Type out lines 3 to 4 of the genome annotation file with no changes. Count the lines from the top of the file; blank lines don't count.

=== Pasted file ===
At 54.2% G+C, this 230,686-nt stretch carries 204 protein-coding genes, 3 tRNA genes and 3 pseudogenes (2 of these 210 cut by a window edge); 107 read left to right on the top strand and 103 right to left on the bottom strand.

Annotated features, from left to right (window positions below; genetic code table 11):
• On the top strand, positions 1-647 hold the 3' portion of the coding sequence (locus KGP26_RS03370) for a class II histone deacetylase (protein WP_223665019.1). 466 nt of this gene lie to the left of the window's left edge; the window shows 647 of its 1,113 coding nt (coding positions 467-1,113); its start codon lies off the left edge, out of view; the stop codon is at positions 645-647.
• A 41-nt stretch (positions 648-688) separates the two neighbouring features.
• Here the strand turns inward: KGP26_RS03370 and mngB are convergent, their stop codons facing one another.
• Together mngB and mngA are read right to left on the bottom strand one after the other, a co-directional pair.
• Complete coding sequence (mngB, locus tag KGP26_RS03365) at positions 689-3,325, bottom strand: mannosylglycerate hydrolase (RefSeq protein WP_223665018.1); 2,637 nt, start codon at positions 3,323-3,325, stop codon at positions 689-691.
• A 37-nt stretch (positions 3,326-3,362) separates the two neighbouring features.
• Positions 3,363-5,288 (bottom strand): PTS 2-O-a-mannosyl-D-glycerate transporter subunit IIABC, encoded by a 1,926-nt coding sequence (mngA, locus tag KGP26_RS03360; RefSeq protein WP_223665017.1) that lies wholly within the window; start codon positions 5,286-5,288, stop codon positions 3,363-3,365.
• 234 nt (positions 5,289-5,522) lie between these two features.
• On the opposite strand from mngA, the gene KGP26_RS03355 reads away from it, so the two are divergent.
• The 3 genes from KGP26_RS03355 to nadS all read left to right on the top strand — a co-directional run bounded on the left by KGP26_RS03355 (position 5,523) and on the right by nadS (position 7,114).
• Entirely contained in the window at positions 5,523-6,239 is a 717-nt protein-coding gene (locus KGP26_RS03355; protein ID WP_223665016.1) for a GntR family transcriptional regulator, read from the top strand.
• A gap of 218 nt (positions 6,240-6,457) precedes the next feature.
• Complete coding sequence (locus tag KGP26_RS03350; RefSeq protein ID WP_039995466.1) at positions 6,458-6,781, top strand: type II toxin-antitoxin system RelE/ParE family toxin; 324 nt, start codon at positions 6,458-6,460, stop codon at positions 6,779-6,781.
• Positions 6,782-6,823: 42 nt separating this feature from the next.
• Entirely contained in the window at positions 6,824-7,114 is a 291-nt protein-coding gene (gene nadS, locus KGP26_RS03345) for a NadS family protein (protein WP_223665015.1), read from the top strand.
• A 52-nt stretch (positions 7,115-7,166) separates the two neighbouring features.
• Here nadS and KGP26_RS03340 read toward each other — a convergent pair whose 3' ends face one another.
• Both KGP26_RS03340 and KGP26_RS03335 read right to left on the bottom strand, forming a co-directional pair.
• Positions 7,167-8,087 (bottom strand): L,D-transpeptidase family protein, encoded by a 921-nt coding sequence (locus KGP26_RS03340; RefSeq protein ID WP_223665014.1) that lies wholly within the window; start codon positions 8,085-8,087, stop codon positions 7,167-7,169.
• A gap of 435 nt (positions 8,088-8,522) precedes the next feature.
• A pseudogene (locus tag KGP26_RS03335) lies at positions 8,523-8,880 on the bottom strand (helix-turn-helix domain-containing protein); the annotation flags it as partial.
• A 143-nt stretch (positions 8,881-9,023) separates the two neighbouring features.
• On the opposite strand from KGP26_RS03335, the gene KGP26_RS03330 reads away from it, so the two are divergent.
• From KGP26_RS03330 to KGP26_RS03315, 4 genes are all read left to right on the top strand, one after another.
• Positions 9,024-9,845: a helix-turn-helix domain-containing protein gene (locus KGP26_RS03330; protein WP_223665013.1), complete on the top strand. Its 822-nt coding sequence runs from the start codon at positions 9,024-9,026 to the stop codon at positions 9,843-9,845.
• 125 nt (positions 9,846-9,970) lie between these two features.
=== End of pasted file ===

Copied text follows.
• On the top strand, positions 1-647 hold the 3' portion of the coding sequence (locus KGP26_RS03370) for a class II histone deacetylase (protein WP_223665019.1). 466 nt of this gene lie to the left of the window's left edge; the window shows 647 of its 1,113 coding nt (coding positions 467-1,113); its start codon lies off the left edge, out of view; the stop codon is at positions 645-647.
• A 41-nt stretch (positions 648-688) separates the two neighbouring features.